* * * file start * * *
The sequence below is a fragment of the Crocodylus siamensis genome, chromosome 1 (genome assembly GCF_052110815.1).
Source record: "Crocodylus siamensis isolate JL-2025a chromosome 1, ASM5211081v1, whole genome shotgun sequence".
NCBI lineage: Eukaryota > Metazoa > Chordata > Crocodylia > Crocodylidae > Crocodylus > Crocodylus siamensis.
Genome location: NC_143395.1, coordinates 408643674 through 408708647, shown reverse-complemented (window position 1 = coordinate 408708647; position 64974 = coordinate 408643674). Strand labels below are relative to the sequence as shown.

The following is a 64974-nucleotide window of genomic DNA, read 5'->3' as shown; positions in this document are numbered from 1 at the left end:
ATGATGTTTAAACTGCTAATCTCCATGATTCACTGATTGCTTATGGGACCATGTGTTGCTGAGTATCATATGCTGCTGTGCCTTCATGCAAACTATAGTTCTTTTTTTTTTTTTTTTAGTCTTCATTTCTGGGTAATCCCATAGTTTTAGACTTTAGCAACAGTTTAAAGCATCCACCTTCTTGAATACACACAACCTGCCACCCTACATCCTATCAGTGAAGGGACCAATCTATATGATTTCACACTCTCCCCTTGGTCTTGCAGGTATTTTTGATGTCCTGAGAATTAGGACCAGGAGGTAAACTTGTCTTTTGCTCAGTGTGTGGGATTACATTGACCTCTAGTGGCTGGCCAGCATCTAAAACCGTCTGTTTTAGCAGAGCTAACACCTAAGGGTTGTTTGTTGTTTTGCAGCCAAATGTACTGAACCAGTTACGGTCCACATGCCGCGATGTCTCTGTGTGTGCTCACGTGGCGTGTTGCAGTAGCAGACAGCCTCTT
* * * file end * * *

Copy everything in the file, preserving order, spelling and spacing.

The sequence below is a fragment of the Crocodylus siamensis genome, chromosome 1 (genome assembly GCF_052110815.1).
Source record: "Crocodylus siamensis isolate JL-2025a chromosome 1, ASM5211081v1, whole genome shotgun sequence".
NCBI lineage: Eukaryota > Metazoa > Chordata > Crocodylia > Crocodylidae > Crocodylus > Crocodylus siamensis.
Genome location: NC_143395.1, coordinates 408643674 through 408708647, shown reverse-complemented (window position 1 = coordinate 408708647; position 64974 = coordinate 408643674). Strand labels below are relative to the sequence as shown.

The following is a 64974-nucleotide window of genomic DNA, read 5'->3' as shown; positions in this document are numbered from 1 at the left end:
ATGATGTTTAAACTGCTAATCTCCATGATTCACTGATTGCTTATGGGACCATGTGTTGCTGAGTATCATATGCTGCTGTGCCTTCATGCAAACTATAGTTCTTTTTTTTTTTTTTTTAGTCTTCATTTCTGGGTAATCCCATAGTTTTAGACTTTAGCAACAGTTTAAAGCATCCACCTTCTTGAATACACACAACCTGCCACCCTACATCCTATCAGTGAAGGGACCAATCTATATGATTTCACACTCTCCCCTTGGTCTTGCAGGTATTTTTGATGTCCTGAGAATTAGGACCAGGAGGTAAACTTGTCTTTTGCTCAGTGTGTGGGATTACATTGACCTCTAGTGGCTGGCCAGCATCTAAAACCGTCTGTTTTAGCAGAGCTAACACCTAAGGGTTGTTTGTTGTTTTGCAGCCAAATGTACTGAACCAGTTACGGTCCACATGCCGCGATGTCTCTGTGTGTGCTCACGTGGCGTGTTGCAGTAGCAGACAGCCTCTT